Dolby Laboratories, since the day it introduced its revolutionary noise-reduction technology for tape, has promoted the faithful reproduction of audio recordings. Its newest product suite, Audistry by Dolby, takes the leap from “faithful” to “personal,” explains Chris Bennett, vice president and general manager for Dolby in Australia, where its recently acquired Audistry division is based.
The first product with Audistry by Dolby, Sharp’s 1-bit SD-SP10 surround/subwoofer system ($350), has already debuted, and Dolby is touting the technology among other potential licensees for product categories where size may otherwise limit sonic performance -- namely, MP3 audio players, mobile phones, 2.1- or 3.1-channel home A/V systems, flat-panel TVs, headphones, and multi-media and other small speakers.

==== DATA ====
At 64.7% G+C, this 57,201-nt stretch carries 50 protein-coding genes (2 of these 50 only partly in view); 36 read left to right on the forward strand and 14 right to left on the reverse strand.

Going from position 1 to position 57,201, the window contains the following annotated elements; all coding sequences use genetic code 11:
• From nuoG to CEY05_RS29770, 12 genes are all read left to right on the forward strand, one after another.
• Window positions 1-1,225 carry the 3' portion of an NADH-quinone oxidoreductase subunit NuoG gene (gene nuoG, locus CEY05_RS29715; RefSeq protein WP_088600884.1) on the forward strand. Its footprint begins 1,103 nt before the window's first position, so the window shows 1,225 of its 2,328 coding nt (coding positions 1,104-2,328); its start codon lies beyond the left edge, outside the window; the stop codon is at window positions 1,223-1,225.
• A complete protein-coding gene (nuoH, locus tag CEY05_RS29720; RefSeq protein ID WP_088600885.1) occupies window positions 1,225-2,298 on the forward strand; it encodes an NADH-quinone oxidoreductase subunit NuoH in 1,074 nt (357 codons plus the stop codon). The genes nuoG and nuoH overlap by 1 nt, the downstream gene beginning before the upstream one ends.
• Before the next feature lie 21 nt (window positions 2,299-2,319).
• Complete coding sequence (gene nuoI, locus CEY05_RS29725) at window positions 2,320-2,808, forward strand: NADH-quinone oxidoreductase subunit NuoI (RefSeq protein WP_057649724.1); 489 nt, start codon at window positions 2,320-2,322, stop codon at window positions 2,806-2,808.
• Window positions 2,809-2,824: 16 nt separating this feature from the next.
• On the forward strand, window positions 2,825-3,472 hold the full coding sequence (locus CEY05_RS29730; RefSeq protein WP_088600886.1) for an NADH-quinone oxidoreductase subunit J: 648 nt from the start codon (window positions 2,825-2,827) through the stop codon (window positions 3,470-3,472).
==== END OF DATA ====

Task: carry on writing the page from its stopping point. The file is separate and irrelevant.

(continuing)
Manufacturers who are Audistry by Dolby licensees can avail themselves of any or all of a Chinese menu of post-processing features, each of which is defeatable or adjustable up or down, depending upon listener preference -- and each of which will work simultaneously and synergistically in a product, Bennett says. These include Sound Space Expander, for stereo speaker sound enhancement; Sound Space for Headphones, for a 3D effect; the Natural Bass bass-enhancement solution for both speakers and headphones; Mono-to-Stereo Creator channel-expansion; and Intelligent Volume Control.